Cassini is crashing into Saturn. The final photos are nothing short of astounding.

On Sept. 15, after 20 years in flight, more than 2 billion miles traveled, and a series of groundbreaking planetary orbits, Cassini will enter Saturn's atmosphere and disappear.

In the meantime, the plucky spacecraft is racing against the clock to grab a few final dramatic shots.

The images have been nothing short of astounding. On an Aug. 20 dive, one of its last, the craft captured all of Saturn's main rings as it passed by on its way toward the planet.

GIF by Jet Propulsion Laboratory/NASA.

Since its first orbit in 2004, Cassini has given scientists an unprecedentedly detailed look at one of our solar system's most complex and photogenic planets.

The flybys returned striking new clues to the origin of Saturn's rings and included studies of Titan, the planet's largest moon and one the most Earth-like places in our solar system — all while taking some sweet pictures along the way.

In 2007, Cassini shot "On the Final Frontier," arguably the most iconic image of the planet ever captured.

Photo by Jet Propulsion Laboratory/NASA.

The natural mosaic was compiled over the course of two hours. Three of Saturn's moons can be seen at approximately 2 o'clock, 4 o'clock, and 8 o'clock  (if you squint).

The craft recorded this cross-section panorama of Saturn's rings, composed of 45 different images, immediately afterward.

Photo by Jet Propulsion Laboratory/NASA.

This 2005 photo of the planet's northern hemisphere captures it in blue, closer to the color of Uranus or Neptune than previously thought.

Photo by Jet Propulsion Laboratory/NASA.

Over time, as the shadows from Saturn's rings moved further south, the color changed to the more-familiar light gold.

That same year, Cassini photographed a massive storm in the planet's southern hemisphere, dubbed the Dragon Storm.

Photo by Jet Propulsion Laboratory/NASA.

Radio bursts detected by the craft led researchers to believe they were witnessing a giant electricity-generating thunderstorm.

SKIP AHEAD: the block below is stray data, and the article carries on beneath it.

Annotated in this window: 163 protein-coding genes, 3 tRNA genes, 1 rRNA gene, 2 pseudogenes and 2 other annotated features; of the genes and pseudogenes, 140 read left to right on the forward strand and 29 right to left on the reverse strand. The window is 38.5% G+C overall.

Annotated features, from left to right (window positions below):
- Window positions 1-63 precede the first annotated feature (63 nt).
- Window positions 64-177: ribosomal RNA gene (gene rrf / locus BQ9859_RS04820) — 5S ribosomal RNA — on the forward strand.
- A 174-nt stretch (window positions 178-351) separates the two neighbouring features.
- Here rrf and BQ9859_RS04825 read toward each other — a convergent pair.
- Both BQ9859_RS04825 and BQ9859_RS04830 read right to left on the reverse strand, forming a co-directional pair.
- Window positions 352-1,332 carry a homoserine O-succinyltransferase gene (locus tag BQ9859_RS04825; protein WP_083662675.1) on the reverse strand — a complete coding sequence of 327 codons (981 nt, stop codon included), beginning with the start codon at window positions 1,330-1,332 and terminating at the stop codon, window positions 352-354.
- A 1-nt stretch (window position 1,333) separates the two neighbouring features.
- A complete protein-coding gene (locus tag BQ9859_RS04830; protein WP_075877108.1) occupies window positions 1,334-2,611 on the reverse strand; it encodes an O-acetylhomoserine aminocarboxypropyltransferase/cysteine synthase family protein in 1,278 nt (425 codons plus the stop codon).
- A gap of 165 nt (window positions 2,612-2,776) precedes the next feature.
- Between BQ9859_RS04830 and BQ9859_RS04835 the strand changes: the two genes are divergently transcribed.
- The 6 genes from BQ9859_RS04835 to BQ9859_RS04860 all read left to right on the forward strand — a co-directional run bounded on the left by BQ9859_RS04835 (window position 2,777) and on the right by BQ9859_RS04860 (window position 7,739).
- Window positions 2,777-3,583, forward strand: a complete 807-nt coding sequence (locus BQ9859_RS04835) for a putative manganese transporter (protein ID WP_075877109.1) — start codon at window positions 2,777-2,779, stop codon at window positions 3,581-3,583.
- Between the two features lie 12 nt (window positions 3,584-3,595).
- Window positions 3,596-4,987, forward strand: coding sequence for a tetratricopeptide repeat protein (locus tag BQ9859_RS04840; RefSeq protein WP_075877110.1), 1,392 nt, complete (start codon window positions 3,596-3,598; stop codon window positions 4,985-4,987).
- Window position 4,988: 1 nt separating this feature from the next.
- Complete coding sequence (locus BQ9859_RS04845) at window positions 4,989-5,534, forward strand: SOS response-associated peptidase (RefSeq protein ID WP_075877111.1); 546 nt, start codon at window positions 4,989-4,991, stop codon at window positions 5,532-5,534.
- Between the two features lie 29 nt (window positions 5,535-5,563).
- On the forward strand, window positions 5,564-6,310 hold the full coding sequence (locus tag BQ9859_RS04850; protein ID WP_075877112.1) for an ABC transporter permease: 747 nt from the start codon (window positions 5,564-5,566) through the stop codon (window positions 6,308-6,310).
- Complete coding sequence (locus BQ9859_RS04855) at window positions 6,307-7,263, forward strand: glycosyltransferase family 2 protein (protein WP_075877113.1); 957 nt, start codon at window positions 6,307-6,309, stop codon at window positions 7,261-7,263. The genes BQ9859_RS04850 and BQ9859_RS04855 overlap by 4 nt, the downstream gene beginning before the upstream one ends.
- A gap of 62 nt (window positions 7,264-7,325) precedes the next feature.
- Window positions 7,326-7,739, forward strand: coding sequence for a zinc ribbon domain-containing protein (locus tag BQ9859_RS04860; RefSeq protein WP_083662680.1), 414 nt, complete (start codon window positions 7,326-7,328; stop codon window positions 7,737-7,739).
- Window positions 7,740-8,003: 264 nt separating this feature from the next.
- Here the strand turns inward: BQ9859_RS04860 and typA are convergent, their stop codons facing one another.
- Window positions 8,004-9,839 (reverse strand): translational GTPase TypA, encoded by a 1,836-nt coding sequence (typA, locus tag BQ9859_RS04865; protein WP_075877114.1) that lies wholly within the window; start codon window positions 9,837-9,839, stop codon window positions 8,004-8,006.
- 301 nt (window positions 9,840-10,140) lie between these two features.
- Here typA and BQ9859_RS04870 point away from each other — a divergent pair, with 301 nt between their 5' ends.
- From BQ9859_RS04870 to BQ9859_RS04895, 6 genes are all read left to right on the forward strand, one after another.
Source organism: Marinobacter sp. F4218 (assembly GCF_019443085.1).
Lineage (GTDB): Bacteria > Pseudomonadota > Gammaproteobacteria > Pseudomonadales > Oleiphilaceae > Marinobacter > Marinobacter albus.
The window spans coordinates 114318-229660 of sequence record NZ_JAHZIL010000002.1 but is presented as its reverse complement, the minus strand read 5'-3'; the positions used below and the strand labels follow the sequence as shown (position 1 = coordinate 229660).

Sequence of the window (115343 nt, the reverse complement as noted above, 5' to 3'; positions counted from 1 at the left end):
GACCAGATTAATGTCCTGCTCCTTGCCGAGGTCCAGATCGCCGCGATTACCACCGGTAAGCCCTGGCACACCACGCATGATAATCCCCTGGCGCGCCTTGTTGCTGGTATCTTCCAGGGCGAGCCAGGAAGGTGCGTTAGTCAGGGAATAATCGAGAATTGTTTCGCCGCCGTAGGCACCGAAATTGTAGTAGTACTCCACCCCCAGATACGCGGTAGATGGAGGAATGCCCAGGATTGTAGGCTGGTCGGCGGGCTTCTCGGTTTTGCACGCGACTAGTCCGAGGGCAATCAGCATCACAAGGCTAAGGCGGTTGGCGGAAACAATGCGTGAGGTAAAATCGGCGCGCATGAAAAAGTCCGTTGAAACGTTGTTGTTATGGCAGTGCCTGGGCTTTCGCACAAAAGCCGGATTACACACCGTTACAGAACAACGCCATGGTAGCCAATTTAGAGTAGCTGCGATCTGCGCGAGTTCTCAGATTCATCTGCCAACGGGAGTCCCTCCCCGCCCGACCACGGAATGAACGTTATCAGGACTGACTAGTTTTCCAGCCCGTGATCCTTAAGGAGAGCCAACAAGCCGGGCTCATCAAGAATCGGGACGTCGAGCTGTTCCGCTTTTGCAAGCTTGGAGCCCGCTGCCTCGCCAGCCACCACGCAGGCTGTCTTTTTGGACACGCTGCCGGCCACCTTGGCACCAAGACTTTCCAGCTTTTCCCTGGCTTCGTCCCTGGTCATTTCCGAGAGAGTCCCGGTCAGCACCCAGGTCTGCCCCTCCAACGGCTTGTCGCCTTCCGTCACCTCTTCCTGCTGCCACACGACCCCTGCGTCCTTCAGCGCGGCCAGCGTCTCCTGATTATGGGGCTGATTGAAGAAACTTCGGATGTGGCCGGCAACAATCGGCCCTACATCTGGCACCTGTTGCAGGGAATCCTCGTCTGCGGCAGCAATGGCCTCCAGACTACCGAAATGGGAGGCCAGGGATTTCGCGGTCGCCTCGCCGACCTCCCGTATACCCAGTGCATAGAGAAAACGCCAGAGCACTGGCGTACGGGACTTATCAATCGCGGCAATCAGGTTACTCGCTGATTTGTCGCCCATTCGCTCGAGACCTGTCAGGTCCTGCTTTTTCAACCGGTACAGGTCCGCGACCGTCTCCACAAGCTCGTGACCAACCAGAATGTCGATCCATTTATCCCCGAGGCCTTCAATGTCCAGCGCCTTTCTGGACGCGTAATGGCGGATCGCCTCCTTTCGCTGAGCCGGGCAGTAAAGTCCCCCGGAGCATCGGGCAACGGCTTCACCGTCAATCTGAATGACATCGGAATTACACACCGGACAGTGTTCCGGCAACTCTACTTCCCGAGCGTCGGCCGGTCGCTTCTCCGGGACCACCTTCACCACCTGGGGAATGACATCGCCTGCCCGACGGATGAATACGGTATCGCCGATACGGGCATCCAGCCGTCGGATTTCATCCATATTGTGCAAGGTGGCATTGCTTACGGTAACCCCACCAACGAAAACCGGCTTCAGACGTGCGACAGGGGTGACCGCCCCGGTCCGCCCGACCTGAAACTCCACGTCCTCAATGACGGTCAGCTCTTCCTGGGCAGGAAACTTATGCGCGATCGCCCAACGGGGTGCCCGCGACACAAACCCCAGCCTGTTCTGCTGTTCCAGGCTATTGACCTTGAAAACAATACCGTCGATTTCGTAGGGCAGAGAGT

Five years later, Cassini captured images of yet another storm, one of the most violent ever recorded in the solar system.

Photo by Jet Propulsion Laboratory/NASA.

Storms on Saturn, the craft confirmed, are both infrequent and powerful. Disturbances as intense as the 2010 squall above only occur roughly every 30 years.

Cassini documented the movement of methane clouds on Titan, indicating that seasons change on Saturn's largest moon.

Photo by Jet Propulsion Laboratory/NASA.

In several flybys of Titan between 2007 and 2014, the craft tracked the appearance of a "magic island" floating in a methane and ethane sea on the moon's surface.

Photo by Jet Propulsion Laboratory/NASA.

Researchers believe the variation in the feature's size could also be due to seasonal change.

To kick off its farewell tour, what its operators are calling its "grand finale," Cassini captured one of its best photos — a stunning image of Saturn's polar vortex bathed in sunlight.

Photo by Jet Propulsion Laboratory/NASA.

The photo was taken just before the high point of Saturn's northern hemisphere summer, after which the region will slowly descend into darkness that will last years.

Like its mythological namesake, Saturn inevitably devours its children — and, apparently, its most dedicated photographers.  

Nevertheless, when Cassini goes dark, it will do so having forever transformed humanity's understanding of its galactic neighborhood.

Thanks to its tenacity and the countless man-hours required to see it on its way, it leaves behind a universe that feels just a little bit smaller.

Godspeed, lil' hero.

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